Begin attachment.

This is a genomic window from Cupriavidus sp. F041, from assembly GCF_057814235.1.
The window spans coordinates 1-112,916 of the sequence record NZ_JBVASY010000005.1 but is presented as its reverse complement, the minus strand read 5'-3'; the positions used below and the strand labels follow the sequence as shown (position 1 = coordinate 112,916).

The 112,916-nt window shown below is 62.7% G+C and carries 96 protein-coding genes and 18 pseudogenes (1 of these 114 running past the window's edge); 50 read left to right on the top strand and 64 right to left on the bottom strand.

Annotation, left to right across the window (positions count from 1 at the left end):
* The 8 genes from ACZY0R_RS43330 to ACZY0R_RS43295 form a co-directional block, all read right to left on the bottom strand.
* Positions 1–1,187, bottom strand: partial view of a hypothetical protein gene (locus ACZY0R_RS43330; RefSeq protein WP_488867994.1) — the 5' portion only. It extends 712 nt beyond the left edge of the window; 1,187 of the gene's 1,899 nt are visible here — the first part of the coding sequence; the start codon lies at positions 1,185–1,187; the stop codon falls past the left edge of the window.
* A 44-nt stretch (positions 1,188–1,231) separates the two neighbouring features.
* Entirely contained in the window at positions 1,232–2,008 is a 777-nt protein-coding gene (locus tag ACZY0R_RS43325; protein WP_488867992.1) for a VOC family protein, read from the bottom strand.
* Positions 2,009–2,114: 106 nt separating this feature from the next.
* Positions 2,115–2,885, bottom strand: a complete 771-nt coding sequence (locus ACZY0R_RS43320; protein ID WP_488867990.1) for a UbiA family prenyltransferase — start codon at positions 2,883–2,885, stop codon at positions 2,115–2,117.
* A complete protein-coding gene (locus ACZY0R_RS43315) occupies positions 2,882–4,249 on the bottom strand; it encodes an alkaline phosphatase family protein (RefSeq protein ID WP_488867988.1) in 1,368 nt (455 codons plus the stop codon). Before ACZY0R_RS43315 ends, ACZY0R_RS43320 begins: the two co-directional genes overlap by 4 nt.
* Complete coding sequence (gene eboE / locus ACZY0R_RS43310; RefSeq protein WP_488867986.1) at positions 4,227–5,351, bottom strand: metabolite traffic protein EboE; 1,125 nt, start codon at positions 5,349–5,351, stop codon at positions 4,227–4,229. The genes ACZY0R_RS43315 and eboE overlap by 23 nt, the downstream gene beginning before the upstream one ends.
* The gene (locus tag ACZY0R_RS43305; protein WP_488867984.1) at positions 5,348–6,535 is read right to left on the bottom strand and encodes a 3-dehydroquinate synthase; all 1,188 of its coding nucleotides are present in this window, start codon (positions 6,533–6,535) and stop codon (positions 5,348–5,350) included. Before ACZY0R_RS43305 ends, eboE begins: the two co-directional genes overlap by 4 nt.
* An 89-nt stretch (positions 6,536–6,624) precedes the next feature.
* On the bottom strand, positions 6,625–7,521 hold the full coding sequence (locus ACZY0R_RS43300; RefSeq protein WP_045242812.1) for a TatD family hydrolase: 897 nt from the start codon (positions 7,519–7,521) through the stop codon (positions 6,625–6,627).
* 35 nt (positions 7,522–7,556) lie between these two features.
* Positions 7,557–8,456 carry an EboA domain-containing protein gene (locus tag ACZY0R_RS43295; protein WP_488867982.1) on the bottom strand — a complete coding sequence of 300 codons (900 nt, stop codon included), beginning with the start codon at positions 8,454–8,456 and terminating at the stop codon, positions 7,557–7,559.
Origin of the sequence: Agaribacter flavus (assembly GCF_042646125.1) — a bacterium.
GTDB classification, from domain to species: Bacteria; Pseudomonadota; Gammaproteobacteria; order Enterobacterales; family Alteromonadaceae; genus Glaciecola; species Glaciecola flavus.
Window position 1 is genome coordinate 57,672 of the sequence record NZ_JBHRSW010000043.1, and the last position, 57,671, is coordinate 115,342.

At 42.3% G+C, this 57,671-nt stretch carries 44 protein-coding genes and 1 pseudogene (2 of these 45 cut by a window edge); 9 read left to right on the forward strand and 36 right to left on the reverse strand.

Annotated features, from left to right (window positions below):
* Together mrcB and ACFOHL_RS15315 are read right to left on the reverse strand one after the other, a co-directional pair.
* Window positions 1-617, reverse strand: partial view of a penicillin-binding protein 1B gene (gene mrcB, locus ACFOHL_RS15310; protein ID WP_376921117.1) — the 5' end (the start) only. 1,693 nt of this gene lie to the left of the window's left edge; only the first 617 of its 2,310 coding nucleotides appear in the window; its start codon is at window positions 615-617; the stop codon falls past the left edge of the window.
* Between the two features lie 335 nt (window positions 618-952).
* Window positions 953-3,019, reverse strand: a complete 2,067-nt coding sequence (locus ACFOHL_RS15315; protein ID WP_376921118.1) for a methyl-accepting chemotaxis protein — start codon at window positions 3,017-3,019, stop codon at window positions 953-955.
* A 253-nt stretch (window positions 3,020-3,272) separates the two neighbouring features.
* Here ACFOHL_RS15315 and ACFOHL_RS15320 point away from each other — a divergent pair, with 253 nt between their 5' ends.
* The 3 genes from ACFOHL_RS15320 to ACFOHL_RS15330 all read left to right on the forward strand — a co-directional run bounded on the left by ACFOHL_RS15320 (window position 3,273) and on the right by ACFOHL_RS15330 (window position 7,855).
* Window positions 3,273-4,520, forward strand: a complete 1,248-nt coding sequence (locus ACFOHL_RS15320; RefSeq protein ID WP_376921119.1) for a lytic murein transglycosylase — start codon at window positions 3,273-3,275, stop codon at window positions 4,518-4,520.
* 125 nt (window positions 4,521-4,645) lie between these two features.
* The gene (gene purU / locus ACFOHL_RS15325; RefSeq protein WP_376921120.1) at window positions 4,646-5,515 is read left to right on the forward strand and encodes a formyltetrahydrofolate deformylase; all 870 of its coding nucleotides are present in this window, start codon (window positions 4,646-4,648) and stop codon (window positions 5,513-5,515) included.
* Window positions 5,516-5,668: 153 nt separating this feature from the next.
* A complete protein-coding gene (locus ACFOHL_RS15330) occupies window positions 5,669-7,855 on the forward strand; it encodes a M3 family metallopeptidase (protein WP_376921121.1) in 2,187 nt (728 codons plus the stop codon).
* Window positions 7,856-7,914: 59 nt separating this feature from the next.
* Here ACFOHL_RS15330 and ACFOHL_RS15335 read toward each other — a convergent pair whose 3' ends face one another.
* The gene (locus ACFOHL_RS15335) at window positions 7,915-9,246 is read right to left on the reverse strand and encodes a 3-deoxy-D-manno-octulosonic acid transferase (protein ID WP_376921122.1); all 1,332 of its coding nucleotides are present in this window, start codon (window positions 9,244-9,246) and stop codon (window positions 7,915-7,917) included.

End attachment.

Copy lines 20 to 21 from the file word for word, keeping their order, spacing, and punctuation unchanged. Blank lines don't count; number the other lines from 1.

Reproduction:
Window position 1 is genome coordinate 57,672 of the sequence record NZ_JBHRSW010000043.1, and the last position, 57,671, is coordinate 115,342.

At 42.3% G+C, this 57,671-nt stretch carries 44 protein-coding genes and 1 pseudogene (2 of these 45 cut by a window edge); 9 read left to right on the forward strand and 36 right to left on the reverse strand.